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New Horizons: Near Encounter Phase
Habukaz
post Jul 16 2015, 05:07 PM
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QUOTE (Paolo @ Jul 16 2015, 03:40 PM) *
but First Look B data was returned during yesterday's press conf. so which picture is that? what is the resolution?


The downlink completed during the press conference:

QUOTE
The times given are planned downlink end times.


The LORRI image we saw (of the mountains on Pluto) was probably early in the downlink queue for First Look B, so it could have been down many hours prior to the press conference (the entire downlink took 6.9 hours).


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fredk
post Jul 16 2015, 05:16 PM
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QUOTE (hendric @ Jul 16 2015, 04:38 PM) *
From the Heart photo & fredk's placement of the frame on it, it looks like the hummocks are caused by an impact crater just off-screen in the frame, visible at the bottom of the full disk image.

Right. And that makes the linear trough(?) that Explorer1 noticed (which runs diagonally through the hires frame) run roughly radially to the crater. No idea if that helps make sense of all this.
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Ken2
post Jul 16 2015, 05:17 PM
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QUOTE (Ken2 @ Jul 15 2015, 03:02 PM) *
Yes, but lines are often a further eroded stage (for mesas at least), and the bumpy stuff to the upper right of the arrowed mesa is typical of eroded mesa terrain. I think the black whale dusted region vs the white heart terrain transition is at play here - perhaps all the dark terrain is higher elevation capped terrain, and the heart is eroded - and this appears to be a transition zone. I think the biggest question of the mountains - where they pushed up or did the material around them erode/sublimate away? If it is due to erosion does it really take internal heat to do that over long time periods or are we just seeing a body sublimating away with dusty (maybe Charon dust) capped areas slowing down the erosion?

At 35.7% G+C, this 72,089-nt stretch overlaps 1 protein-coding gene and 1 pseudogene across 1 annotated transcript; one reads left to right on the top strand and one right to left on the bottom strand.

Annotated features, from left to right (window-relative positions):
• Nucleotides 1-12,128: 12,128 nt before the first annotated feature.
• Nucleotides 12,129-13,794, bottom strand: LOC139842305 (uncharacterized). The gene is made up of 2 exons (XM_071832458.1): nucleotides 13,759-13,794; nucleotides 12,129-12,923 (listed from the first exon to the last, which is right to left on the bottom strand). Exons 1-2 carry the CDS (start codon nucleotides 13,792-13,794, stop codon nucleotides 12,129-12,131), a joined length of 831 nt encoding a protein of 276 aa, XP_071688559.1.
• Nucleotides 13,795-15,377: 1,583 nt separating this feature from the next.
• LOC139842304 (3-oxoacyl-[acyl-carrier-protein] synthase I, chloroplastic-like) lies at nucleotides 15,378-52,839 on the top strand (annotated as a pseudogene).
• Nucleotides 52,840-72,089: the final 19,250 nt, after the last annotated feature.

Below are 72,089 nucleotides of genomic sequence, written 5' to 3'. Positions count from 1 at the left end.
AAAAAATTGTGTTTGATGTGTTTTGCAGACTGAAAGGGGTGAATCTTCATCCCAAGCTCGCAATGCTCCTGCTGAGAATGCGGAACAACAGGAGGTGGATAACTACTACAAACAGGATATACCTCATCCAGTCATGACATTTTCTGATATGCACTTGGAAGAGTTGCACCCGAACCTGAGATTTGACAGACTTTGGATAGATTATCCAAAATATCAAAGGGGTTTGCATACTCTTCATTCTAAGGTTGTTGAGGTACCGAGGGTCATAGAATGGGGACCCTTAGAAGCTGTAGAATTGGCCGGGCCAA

QUOTE (lars_J @ Jul 15 2015, 06:10 PM) *
True, but I'm merely questioning your assertion that the darker "mesa material" has to be much harder. If it was much harder, there would be mountains around that had eroded off into points or ridges - but I would think they would be far fewer as once the mesa is gone, erosion would accelerate. The but the very low number of "mesa mountains" in this image seems to imply (to me) that that top material is NOT much harder - if at all.

Otherwise I agree.



I should have used a few more adjectives - I meant capstone in a loose earth analog sort of way - Pluto clearly doesn't have rain and doesn't need a hard crust, and I think it is a capstone only in the sense of an insulating dust/Thollins blanket which caps the sublimation - I doubt it is very hard, just insulating/protective. Since some sublimation would happen in less dusty/Thollinly areas - there would be half height mountains with some dark top coating. For the peaky already eroded Mesas - a dark residual coating on the sides of the mountains which fell down the sides as the white mountain material sublimated away would be expected and is visible in the pictures.